What lessons can retailers learn from the online casino industry?

On the surface, the first answer to the question might be “not very many”. But if one were to start looking a little more deeply into it, some different replies might start to emerge. After all, if the comparatively short history of online casinos has taught us anything, it’s that they are very good at attracting customers and, equally importantly, holding on to them.

At a time when many high street stores are struggling, thanks to the challenges presented by online alternatives, wouldn’t this be exactly what retailers would want to do?

Bonuses and incentives a big draw

Naturally, offers and incentives have been important in the online casinos’ drive to attract players and there can’t be many retailers who haven’t looked at least one of these ways to drive their business forwards. But perhaps a better lesson could be learned by the way that the online gaming industry has harnessed technology to give it the edge.

 A prime example of this has been the introduction of the live casino. This came as a response to the feeling that the electronic games that many sites offered were good, but didn’t quite capture the atmosphere of being physically in a casino. Luckily, the technology became available to stream live dealers running real games of roulette and blackjack directly to players’ PCs or mobile devices.

Not only did this become an almost immediate hit, but the fact that there was also an opportunity to communicate with the dealer via a chat function also made it an altogether more human experience.

Personal touches key to a good experience

Looked at from a retail perspective, the obvious equivalent to this would be to offer a personalised sales consultation online with the goods being bought and then delivered to the customer’s home. They would be receiving the personal shopping experience usually lacking in e-commerce transactions – and the retailer would be building a connection.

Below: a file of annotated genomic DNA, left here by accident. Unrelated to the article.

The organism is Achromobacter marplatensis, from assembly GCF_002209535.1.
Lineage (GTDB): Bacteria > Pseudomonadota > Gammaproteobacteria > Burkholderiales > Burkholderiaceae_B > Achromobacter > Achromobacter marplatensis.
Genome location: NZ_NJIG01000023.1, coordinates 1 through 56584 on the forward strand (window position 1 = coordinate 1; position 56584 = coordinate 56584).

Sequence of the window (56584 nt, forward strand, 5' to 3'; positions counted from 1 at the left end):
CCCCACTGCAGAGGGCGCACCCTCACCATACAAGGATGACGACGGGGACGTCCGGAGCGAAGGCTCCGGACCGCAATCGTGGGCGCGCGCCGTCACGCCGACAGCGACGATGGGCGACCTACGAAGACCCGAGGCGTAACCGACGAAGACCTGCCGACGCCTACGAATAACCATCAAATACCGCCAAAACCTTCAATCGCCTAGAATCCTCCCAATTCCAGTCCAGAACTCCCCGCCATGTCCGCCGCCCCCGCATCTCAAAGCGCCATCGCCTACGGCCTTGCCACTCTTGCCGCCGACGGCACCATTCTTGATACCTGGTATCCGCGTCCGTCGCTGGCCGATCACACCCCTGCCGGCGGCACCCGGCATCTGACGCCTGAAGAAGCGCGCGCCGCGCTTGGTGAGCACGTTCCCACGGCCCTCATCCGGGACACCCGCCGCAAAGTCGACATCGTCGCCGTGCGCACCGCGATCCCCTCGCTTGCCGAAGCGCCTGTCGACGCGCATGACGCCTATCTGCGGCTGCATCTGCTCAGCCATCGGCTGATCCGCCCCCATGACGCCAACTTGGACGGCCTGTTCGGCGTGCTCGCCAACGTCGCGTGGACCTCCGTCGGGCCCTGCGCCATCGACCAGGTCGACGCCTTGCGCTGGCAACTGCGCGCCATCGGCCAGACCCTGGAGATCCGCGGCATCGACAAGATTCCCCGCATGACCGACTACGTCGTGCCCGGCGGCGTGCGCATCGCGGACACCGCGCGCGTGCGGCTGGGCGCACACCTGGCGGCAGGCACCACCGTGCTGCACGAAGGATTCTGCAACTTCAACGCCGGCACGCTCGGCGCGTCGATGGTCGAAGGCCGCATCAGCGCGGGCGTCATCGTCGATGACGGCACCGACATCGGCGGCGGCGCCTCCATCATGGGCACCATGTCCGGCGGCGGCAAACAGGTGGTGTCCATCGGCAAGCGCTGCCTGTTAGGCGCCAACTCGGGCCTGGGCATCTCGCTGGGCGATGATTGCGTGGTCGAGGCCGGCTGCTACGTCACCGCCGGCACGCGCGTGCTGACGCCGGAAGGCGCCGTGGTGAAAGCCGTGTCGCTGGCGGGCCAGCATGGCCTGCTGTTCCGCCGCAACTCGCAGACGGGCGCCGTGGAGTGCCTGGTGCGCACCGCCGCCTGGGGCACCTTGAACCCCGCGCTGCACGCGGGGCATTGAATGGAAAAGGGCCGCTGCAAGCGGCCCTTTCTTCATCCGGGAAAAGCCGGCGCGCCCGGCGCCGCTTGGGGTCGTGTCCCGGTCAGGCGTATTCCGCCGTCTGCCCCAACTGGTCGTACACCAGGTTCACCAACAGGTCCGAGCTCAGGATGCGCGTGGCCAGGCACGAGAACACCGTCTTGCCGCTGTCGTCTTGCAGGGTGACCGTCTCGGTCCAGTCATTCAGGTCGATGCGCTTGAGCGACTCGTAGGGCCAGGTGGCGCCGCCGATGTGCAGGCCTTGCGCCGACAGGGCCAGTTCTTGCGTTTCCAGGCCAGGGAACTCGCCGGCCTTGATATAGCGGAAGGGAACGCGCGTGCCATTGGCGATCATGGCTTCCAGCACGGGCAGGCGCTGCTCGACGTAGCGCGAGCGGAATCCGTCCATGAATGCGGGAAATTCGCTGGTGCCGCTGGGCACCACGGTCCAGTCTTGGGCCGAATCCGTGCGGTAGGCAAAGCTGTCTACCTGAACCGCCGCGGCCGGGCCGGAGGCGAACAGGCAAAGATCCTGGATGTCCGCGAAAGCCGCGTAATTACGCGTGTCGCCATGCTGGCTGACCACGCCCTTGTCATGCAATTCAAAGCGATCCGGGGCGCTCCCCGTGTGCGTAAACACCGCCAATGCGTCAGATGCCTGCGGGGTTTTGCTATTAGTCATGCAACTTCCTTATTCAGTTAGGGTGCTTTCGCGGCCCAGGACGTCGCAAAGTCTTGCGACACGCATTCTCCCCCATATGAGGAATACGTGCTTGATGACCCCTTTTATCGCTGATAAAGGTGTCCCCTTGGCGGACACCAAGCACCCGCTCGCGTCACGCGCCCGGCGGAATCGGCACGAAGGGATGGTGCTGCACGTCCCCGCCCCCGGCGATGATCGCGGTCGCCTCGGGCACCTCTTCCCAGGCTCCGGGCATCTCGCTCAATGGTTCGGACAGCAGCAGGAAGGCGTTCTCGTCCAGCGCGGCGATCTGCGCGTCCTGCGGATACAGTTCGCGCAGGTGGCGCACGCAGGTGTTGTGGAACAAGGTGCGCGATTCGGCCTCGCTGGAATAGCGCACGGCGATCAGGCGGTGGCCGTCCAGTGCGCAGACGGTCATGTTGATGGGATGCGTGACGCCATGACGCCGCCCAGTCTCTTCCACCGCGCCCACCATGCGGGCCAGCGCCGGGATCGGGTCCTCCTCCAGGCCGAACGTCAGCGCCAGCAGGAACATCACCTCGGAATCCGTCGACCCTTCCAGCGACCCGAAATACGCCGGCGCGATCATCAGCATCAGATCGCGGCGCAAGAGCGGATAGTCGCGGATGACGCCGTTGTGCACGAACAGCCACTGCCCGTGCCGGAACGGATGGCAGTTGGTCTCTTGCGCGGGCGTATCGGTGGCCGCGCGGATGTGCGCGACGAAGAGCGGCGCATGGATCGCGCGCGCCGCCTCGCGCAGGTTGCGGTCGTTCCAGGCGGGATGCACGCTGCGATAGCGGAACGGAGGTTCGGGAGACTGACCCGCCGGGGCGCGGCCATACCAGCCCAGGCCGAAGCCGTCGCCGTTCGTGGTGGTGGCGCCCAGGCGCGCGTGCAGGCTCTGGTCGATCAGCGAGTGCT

Plus, just as online casinos manage to gather a great deal of data about their players’ preferences and habits and use this to refine their offering, the same could apply to retailers and help them get ahead in the ever-changing e-commerce market.

Because the sales interaction is online, it could be possible to record what styles or brands individual customers favour. This information could then be used to make them timely and relevant online offers, for example when new products from their preferred brands are launched. And, because the personal connection has been established between customer and salesperson, they may well be more likely to respond.

Surely the links between the two worlds will grow closer over time. The other good news for the retail sector is that technology is taking over to create a genuinely omnichannel approach. No doubt there will be many other lessons to be learned, and shared, over time – and, hopefully, this will help to make the retail sector in general as successful as the online casino industry continues to be.